The future for 16-year-old Taal appears to be drearily set. Toiling away in the dusty, coastal town of Takelberorl, the intellectual and intuitive young man tries his best to shed an optimistic light on a life of mundane chores and routine self-defense classes. But a malevolent twist of fate soon turns his laborious life upside down.
Leaving his friends and family behind, he is forced to embark on a journey of unparalleled proportions, one that will challenge all of his previously-existing assumptions and expectations about life.
From the battle-scarred plains that surround the place of his birth, through regal cities and across pristine mountain wildernesses full of mysterious forces, Taal and his makeshift band of renegades search valiantly in a quest to unmask the evil forces conspiring to annihilate all races. Taking heart-pounding risks and suffering tumultuous trials, the team experiences both horrific battles and unexpected delights.
Powerfully descriptive and yet lyrically poignant, Clarke reveals the land of Nidola as one of not only diverse wonders and startling beauty, but also exposes a world where seemingly benign occurrences have often surprising and even deep meaning. The radiant and dynamic characters transverse exquisite landscapes that are both hauntingly beautiful and fiendishly dangerous. Adventurous and exciting, yet thought-provoking and memorable, Taal’s adventure transports the reader to a unique place that won’t soon be forgotten.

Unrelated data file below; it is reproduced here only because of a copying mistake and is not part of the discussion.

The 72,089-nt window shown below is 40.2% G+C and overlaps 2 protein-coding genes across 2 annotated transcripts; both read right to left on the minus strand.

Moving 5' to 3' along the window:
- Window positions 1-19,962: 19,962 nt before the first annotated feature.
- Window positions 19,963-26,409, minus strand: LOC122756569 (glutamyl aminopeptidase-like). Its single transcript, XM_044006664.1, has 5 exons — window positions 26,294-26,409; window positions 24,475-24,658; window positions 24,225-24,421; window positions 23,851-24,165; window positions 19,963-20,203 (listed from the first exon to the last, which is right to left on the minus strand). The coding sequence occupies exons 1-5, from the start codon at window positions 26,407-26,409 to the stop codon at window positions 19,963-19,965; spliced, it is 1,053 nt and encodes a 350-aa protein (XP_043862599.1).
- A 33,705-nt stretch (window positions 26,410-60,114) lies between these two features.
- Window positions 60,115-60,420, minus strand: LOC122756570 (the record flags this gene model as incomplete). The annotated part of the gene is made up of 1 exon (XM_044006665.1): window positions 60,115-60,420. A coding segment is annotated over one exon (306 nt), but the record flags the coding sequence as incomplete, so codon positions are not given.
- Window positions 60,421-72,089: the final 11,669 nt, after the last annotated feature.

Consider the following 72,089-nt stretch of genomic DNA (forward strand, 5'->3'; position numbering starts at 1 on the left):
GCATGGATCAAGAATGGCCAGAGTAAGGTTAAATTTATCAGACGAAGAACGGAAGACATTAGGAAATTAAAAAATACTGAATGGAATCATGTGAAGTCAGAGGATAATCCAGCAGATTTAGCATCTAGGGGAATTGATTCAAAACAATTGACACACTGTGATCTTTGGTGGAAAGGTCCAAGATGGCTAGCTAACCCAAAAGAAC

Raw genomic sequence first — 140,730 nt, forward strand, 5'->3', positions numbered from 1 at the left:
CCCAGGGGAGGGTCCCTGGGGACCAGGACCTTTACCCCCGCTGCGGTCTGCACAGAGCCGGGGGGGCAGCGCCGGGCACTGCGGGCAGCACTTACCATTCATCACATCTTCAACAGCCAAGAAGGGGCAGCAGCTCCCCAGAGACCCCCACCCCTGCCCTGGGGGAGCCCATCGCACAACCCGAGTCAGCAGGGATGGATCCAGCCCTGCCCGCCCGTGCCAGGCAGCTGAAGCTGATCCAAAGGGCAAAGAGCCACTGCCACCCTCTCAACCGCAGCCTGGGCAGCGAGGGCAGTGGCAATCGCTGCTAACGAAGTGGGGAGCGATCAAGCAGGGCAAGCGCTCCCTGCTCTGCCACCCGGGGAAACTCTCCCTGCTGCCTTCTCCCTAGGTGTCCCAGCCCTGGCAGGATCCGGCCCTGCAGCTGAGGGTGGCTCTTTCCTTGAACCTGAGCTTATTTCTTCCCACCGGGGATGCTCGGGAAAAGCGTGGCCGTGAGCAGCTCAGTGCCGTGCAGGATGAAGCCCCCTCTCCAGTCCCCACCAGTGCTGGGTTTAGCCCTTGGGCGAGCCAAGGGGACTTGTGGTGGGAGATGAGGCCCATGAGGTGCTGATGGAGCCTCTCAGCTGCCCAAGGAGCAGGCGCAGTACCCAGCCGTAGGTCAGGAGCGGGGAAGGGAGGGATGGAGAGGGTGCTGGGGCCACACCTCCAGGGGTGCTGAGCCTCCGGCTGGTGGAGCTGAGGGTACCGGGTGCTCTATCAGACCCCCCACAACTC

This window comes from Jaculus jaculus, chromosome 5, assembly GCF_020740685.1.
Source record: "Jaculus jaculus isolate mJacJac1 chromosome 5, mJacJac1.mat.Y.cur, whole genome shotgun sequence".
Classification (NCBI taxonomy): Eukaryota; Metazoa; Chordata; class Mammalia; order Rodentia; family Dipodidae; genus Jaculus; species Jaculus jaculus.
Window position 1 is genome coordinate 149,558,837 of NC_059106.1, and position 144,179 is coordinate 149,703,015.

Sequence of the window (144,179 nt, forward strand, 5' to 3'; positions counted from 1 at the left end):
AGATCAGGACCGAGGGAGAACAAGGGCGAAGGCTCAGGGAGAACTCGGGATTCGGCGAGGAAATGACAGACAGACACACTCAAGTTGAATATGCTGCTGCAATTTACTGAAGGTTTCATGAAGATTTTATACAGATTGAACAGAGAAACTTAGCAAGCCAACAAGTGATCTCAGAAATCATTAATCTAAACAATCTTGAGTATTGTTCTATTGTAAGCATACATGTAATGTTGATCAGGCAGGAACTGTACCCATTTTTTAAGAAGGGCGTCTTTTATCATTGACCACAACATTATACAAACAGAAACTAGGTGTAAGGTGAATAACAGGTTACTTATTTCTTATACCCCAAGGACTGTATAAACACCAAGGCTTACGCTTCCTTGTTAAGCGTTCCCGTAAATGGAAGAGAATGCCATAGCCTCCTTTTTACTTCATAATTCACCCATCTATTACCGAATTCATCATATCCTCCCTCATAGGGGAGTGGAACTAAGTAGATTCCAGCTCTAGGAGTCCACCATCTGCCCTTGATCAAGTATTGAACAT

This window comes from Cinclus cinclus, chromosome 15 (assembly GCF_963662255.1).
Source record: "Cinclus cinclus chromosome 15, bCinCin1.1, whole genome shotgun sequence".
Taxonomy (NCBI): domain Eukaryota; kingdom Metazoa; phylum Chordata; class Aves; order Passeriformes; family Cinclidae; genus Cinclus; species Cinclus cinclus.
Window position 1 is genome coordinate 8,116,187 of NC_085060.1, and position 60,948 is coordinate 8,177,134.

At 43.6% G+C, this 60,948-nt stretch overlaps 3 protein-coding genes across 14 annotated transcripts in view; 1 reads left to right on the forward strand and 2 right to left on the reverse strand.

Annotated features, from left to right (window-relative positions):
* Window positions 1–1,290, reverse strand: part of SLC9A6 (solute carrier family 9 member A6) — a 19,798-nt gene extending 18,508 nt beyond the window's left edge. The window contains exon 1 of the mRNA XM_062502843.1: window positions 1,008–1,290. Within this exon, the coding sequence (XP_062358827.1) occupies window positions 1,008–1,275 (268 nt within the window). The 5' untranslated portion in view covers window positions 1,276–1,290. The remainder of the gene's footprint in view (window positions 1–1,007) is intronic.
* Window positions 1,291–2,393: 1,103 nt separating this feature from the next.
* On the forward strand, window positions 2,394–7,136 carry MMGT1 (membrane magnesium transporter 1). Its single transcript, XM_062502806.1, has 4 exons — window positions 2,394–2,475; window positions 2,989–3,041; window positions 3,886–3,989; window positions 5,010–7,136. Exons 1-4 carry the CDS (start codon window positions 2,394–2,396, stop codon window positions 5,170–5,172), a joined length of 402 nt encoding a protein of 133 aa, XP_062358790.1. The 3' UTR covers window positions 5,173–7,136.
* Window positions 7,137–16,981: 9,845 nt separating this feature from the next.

The first page of this book made me laugh, in just one paragraph and a sentence, Taal’s character jumped off the page. Sixteen years old and employed to tend a field full of crops, he’s doing what anyone would do in a dreary, dead-end job – he’s daydreaming. What made me laugh, however, was the way he scolded himself for doing it and then heads straight back to his thoughts.
Equivocal Destines is told in the third person, and the standard of writing is exceptional. You can really ‘hear’ Taal’s voice as his thoughts battle on between dreams and responsibility.
Turning the page brings an introduction to the landscape, but the story doesn’t stop while this information is provided. Taal’s perception of facts, an introduction to his friend and a brief hint to events that feature later in the book makes it interesting reading. The writing is descriptive, but every sentence moves the story forward as action, backstory and characterisations are revealed at a balanced pace.
Despite intending to only read a few pages to assess it, I found myself at the end of the sample before I realised it, and have since gone on to buy the book to read in full.